Parents, teachers and staff rallied today at Middlesex Community College's child care center after learning yesterday the Child Care and Preschool Centers here, in Manchester and at Tunxis in Farmington could close if the revised state union agreement is not ratified.
"We know obviously things in the state aren't good," said nine-year Manchester Community College child care teacher Brittany Zavaski. "We were actually surprised when the news came through because thinking something in theory and having something actually happen in reality is different."
The State Employees Bargaining Agent Coalition, which represents the bulk of the state's more than 45,000 unionized workers, has been holding a series of similar rallies throughout the state in recent weeks in an effort to try and convince rank and file members to vote in favor of a concession agreement with the administration of Gov. Dannel P. Malloy and avoid what they say would be painful layoffs and disastrous cutbacks and facility closings.
Under the agreement, the state would save $1.6 billion over the next two fiscal years through a wage freeze and changes in state employees health care and pension plans in exchange for the promise of no layoffs over the next four years. All of the closings, budget cuts and layoffs proposed under Malloy's budget balancing plan, which he developed after state employees rejected the agreement in June, would be rescinded and any workers who lose their jobs before the ratification of the deal would be rehired under the agreement.
That agreement was approved by about 57 percent of rank and file union employees in June, and 11 of SEBAC’s 15 member unions, but under SEBAC’s previous bylaws, at least 80 percent of unionized employees and 14 of SEBAC’s 15 unions needed to approve the agreement for it to be ratified.
"I love teaching young children ... but to be able to share that joy, passion and enthusiasm with other people who want to be teachers — I have a really big impact," Zavaski says.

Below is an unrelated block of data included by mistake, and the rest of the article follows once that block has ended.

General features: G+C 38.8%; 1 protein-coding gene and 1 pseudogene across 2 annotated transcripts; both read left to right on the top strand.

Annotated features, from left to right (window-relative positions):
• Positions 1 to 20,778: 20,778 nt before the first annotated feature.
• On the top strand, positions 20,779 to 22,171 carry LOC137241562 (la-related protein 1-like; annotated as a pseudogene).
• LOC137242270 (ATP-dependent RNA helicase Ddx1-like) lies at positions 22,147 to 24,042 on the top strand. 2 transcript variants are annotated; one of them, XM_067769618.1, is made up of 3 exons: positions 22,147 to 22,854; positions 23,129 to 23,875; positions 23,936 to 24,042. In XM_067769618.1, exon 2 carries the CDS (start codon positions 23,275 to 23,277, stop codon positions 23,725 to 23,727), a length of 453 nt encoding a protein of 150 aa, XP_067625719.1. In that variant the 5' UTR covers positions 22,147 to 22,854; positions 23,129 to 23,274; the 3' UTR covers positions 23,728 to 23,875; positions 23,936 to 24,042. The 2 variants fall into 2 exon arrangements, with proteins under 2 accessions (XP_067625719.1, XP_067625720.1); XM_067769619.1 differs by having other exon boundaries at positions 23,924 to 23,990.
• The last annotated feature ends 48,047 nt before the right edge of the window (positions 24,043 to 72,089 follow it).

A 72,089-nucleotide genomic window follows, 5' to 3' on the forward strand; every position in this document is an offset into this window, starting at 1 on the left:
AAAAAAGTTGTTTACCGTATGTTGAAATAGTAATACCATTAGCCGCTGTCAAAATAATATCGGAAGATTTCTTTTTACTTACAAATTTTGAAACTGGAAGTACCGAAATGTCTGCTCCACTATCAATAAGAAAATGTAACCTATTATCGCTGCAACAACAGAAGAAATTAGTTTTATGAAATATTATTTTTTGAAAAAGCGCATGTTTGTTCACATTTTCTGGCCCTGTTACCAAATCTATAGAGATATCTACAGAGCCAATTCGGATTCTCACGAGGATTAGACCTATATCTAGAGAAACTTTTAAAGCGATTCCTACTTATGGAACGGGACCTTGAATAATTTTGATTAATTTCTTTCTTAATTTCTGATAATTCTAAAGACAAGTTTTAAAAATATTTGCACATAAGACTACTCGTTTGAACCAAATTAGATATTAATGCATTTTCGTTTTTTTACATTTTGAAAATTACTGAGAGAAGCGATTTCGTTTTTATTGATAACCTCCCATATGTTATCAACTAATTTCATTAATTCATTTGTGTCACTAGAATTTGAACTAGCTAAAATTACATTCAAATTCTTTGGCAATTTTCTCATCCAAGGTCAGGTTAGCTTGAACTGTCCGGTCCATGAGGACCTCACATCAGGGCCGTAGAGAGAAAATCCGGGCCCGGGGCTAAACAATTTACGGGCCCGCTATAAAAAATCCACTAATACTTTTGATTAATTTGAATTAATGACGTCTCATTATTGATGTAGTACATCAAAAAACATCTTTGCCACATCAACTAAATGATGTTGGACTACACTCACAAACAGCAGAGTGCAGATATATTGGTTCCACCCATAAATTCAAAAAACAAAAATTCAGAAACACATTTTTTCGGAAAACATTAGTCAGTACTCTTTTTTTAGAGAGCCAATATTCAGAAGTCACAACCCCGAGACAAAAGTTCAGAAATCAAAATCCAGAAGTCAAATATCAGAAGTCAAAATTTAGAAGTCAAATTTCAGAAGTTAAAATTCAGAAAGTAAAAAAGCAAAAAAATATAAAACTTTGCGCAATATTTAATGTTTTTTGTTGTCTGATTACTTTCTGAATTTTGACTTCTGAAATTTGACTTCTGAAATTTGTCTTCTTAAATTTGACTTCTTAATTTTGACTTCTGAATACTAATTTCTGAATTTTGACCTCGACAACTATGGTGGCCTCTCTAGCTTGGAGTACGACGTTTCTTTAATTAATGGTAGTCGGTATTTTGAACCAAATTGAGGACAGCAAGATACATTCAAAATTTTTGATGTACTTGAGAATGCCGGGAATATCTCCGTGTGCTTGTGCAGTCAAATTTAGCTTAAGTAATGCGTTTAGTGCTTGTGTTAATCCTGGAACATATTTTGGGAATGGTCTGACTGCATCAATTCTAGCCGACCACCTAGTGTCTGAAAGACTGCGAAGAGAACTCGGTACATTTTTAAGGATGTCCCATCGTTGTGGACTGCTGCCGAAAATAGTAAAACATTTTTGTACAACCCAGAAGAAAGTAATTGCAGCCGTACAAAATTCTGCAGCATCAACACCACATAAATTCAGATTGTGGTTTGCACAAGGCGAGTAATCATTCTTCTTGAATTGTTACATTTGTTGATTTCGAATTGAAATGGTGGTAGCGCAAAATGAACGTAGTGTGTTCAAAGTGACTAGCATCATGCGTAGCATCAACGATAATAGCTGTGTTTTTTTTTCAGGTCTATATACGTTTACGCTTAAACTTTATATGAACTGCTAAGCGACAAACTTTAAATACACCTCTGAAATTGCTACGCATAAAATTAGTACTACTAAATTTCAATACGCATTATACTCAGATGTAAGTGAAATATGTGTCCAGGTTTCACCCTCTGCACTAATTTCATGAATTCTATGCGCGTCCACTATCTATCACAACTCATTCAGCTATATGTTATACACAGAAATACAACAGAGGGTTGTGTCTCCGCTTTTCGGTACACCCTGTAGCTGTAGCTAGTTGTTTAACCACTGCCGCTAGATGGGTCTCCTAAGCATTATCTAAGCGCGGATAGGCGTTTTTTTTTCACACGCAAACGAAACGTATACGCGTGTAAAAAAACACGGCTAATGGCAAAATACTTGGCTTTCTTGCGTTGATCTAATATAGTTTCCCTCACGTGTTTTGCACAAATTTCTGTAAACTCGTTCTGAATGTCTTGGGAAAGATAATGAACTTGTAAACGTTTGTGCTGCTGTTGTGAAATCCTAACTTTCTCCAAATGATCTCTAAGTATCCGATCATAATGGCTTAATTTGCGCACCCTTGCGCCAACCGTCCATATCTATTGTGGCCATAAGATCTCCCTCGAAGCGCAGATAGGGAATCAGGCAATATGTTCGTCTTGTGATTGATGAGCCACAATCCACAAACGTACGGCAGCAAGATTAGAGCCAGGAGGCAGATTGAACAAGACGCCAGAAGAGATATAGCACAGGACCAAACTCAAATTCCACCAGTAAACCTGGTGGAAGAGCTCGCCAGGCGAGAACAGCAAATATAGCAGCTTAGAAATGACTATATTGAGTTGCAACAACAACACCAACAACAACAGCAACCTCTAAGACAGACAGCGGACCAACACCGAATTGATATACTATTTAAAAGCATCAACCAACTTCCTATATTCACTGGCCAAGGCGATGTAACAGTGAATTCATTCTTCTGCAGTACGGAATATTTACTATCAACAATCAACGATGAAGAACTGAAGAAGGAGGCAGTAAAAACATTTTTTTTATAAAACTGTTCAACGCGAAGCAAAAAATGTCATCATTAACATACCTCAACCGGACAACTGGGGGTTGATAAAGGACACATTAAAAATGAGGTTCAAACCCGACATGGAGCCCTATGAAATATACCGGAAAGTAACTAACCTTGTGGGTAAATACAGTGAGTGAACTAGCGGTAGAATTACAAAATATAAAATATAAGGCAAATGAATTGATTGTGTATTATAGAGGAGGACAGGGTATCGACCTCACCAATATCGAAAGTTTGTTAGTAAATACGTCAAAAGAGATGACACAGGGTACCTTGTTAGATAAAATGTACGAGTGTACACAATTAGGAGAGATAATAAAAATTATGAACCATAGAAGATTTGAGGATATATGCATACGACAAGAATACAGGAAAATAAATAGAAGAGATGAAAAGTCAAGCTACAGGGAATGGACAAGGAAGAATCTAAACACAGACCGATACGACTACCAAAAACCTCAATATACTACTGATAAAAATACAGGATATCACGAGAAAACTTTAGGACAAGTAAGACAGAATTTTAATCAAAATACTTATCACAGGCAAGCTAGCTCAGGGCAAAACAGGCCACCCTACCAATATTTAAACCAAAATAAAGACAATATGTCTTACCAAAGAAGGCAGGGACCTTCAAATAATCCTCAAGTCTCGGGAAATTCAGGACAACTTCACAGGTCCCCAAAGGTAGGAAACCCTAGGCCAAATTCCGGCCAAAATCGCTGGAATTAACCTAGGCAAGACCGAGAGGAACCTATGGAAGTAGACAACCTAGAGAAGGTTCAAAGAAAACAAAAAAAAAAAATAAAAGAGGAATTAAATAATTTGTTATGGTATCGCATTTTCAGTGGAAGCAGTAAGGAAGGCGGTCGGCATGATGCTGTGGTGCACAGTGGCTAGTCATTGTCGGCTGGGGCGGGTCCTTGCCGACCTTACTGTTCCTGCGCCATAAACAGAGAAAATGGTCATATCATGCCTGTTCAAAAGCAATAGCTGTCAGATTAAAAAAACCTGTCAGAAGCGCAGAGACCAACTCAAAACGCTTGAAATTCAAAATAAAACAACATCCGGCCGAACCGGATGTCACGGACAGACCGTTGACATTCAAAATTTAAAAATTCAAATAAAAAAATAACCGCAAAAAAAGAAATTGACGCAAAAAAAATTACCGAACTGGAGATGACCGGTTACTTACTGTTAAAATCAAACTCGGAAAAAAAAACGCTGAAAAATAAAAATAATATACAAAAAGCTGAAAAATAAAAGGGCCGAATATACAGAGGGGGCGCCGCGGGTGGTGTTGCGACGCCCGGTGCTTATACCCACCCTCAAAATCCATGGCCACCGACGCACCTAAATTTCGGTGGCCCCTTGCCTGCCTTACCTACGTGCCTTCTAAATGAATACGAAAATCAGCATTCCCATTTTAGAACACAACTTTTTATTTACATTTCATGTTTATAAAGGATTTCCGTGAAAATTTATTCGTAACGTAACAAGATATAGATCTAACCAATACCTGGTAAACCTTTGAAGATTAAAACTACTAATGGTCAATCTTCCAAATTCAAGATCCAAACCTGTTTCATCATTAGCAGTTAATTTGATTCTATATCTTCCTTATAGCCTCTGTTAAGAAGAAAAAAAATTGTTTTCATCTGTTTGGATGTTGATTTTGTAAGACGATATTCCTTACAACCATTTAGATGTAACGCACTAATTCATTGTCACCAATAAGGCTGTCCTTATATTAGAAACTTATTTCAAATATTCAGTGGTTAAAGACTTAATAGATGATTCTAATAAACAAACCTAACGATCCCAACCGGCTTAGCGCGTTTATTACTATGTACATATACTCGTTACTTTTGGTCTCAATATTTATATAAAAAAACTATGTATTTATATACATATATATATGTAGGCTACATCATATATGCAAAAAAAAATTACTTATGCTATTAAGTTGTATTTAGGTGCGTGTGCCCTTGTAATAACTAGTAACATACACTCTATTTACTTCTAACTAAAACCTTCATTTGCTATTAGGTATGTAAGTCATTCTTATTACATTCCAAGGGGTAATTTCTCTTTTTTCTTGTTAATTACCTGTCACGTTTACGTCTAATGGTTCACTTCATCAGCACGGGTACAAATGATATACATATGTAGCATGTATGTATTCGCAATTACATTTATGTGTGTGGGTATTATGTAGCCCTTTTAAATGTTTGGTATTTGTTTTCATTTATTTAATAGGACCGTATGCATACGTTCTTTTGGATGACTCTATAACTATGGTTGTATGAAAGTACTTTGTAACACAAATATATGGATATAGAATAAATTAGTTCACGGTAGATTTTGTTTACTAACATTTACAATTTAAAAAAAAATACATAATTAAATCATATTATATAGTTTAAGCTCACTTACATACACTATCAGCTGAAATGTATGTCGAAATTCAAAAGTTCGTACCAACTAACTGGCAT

Not only would teachers and parents be affected by the closing, the Preschool and Lab Schools work with and train Early Childhood Education students.
"I actually did my student teaching at Manchester Community College. That's why I chose to stay in this field," Zavaski says. "I had such a good experience; the teachers really inspired me and showed me that early childhood is a real field of study."
These community colleges are accredited by the National Association for the Education of Young Children, a stringent process that isn't easy to achieve. "And we just received our accreditation," says Gregg Brohinsky, director of Manchester's Child Development Center. "That's what makes it so frustrating."
Jane Majewski, a clinical social worker at Riverview, says Middlesex's child care program was instrumental in allowing her, as a single mother years ago, when her now 23-year-old son was in preschool, to get herself an education and off state assistance.
"The preschool closing is upsetting to me, I have a 3-year-old son, Sam, who would be attending this fall, my daughter Hannah is a graduate of this preschool," Majewski explains.
When I was a single mom with [Jason], I came to Middlesex Community College. ... It made it affordable and accessible for me to get off of welfare, to come to community college. I went from here to transfer to St. Joseph College, got my BSW and was able to become an employable adult in the community.
"So, when they talk about closing access to people able to work, I get furious," Majewski says.
The SEBAC amended its bylaws July 18 to allow a simple majority of at least eight of SEBAC’s 15 unions, as well as a simple majority of union members, to approve any concession agreement. Unions are expected to begin voting on the agreement again in mid-August.